Hard Times

Aren’t job losses and foreclosures as important as a “Ground Zero Mosque” (that isn’t a mosque, hasn’t been built or even at ground zero)?

We know we live in hard times that are on the verge of getting harder with 500,000 new claims for unemployment last week, a recent record.

The stock market may be over for now as fear and panic drives small investors out. Big corporations hoard stashes of cash rather then hire workers. The D-Word (depression) is back in play.

Foreclosures are up, and the Administration’s programs to stop them are down, well below their stated goals, only helping 1/6th of those promised assistance.

And here’s a statistic for you: 300,000. That’s the number of foreclosure filings every month for the past 17 months. This year, 1.9 million homes will be lost, down from 2 million last year. Is that progress? In July alone, 92, 858 homes were repossessed.

At the same time, the number of cancelled mortgage modifications exceeded the number of successful ones.  According to Ml-implode.com, last month, “the number of trial modification cancellations surged to 616,839, greatly outnumbering the 421,804 active permanent modifications.”

And don’t think this is only a problem that affects the homeowners about to go homeless. The New York Times quotes Michael Feder, the chief executive of the real estate data firm Radar Logic to the effect that we are all at risk.

“My concern is that if we have another protracted housing dip, it’s going to bring the economy down,” Mr. Feder said. “If consumers don’t think their houses are worth what they were six months ago, they’re not going to go out and spend money. I’m concerned this problem isn’t being addressed.”

The larger point is that even if you believe the economy is already down, it can go lower. No one knows how to “fix it” either just as BP couldn’t plug the “leak” that, truth be told, is still oozing oil.

So what are we doing about it? Are we demanding debt relief or a moratorium on foreclosures? Are we shutting down the foreclosure factories?


Progressives are spending time and wasting passion this August debating on an Islamic Cultural Center near Ground Zero, invariably responding to the provocations and agenda of adversaries. They are always on the defense, never taking the offense.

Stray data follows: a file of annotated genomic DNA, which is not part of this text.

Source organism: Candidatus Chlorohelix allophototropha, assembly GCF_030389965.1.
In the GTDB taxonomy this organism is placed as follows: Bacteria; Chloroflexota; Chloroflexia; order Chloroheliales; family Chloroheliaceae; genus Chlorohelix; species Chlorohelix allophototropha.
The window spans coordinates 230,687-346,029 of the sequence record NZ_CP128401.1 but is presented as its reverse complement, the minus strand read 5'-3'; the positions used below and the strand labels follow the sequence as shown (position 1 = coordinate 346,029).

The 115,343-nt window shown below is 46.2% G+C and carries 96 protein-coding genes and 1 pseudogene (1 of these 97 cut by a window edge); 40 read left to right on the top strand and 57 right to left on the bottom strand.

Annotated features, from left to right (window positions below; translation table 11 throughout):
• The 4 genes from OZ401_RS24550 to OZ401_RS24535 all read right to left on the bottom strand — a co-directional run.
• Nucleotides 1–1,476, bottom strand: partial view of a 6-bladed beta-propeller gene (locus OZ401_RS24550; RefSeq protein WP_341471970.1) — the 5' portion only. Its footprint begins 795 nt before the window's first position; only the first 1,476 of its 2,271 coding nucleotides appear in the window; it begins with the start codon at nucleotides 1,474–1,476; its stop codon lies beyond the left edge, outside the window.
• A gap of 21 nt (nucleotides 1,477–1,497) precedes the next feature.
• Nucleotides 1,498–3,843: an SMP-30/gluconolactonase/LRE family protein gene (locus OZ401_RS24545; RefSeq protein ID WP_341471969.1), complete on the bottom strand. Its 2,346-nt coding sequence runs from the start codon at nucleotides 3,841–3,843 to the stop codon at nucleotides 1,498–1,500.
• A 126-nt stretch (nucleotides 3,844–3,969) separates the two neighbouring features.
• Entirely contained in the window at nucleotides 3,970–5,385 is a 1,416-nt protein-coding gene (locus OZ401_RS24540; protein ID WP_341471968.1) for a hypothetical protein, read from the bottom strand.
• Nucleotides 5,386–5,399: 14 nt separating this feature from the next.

Who is beating the drum for job creation and a new economic policy? Maybe the unions, but their voice is muted and ignored in the electronic noise machine.  Marches are planned by the UAW and Rev. Jesse Jackson on August 28th in Detroit and in Washington on 10.02.10. But the expected war of the words between Rev. Al Sharpton and Glenn Beck over the legacy of the March on Washington is expected to generate more heat.

Meanwhile, even as the Administration seems to be finding signs of a “recovery,” a parade of failures march on from the discovery that there is an oil slick the size of Manhattan in the Gulf to the persistence of frauds in finance from state pension funds in New Jersey to the case against the head of the Bank of America.

Even worse, Shorebank, one of the banks that community activists considered a national model of social responsibility has gone down in Chicago, the 104th bank to fail this year with 15 branches including some in Detroit and Cleveland. It was also active in 40 countries. In June, it reported over $2 billion in deposits. By August, it was gone.

In all, 349 U.S. banks have disappeared since 2007.

ShoreBank promoted itself as a community development and environmental bank. It was based in Michelle Obama’s old neighborhood with the slogan “Lets Change The World.”  Now the world of Wall Street has changed the bank with a partnership of investors including American Express, Bank of America and Goldman Sachs taking over under the name “United Partnership.”

Hundreds of other banks are on the FDIC hit parade and may be next.

There were many worse casualties in banking in the past according to Barry James Dyke’s informative book, Pirates of Manhattan. He notes that ten thousand banks failed during the depression and 2,900 bit the dust in the S&L crisis. The current number may have been higher had Congress not bailed out the Banksters who used some of our money to play PacMan, gobbling up smaller institutions.

AP reported,

“ShoreBank lost $39.5 million in the second quarter amid soured real estate loans. The bank had been under a so-called cease and desist order from the FDIC for more than a year, requiring it to boost its capital reserves. ShoreBank was able to raise more than $146 million in capital this spring from several big Wall Street institutions. It was unable, however, to secure federal bailout funds it sought from the Treasury Department’s Troubled Asset Relief Program.”

Republicans are “investigating” alleged Administration support for the Bank, AP explained:

“Rep. Darrell Issa of California, the senior Republican on the House Oversight and Government Reform Committee, sent a letter to a White House legal adviser asking specific questions on possible contacts between administration officials and executives of ShoreBank or potential investors.